1 If you are thinking of choosing a multi-movement Classical work such as a symphony, focus on only one movement in your essay.
2 If you are thinking of writing your essay on a very recently composed piece of music, please begin by ensuring that there are secondary sources available to consult for the second part of your essay. If there are not, you will need to choose a different piece of music.
to the composition. Your paper must be in proper essay format.3 You may use any of the standard styles of citation. Examples may be found at http://www.utsc.utoronto.ca/twc/using-and-citing-sources-0.
An essay of this length must include a bibliography of at least four secondary sources to demonstrate that your argument is supported by balanced research. Once you have chosen your composition, a good place to begin your research is with Oxford Music Online, which may be accessed through the UTSC library: http://search.library.utoronto.ca/details?7911878&uuid=bb750053-753b-4791-9c03-190a730ec5c8 (you will need to provide your library card number or UTOR login if you are accessing the dictionary from home). The bibliography at the end of each article will provide you with further resources.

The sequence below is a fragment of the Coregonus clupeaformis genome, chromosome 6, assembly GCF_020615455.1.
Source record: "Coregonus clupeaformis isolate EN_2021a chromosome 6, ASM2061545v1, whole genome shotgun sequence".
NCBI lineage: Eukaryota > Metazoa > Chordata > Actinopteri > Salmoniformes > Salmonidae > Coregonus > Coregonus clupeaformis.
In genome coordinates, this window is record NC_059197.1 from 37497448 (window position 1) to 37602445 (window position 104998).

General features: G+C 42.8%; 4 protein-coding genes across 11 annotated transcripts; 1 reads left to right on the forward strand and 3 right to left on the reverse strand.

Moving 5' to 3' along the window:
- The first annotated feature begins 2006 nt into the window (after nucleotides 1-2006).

Many scholarly journals may be found on-line through the UTSC library. A good way to begin is by searching the JSTOR database: http://search.library.utoronto.ca/details?7911781&uuid=ef717e76-0238-4d86-8d6a-8de08cb9f9dc. You may then type in the name of the journal or perform a subject search – try “music,” “musicology,” “opera” or any other term that relates to your topic.
Using internet resources: please take care when researching your topic to use only those internet resources that are of reliable quality (such as scholarly journals found on-line or other resources connected with universities or other reputable institutions). While you may decide to use Wikipedia as a place to start your search, it is not acceptable to use as the basis of your research because it is known to be wrought with inaccuracies and incorrect information. Peer reviewed scholarly sources have editorial boards that ensure all information is correct, so please consult such resources.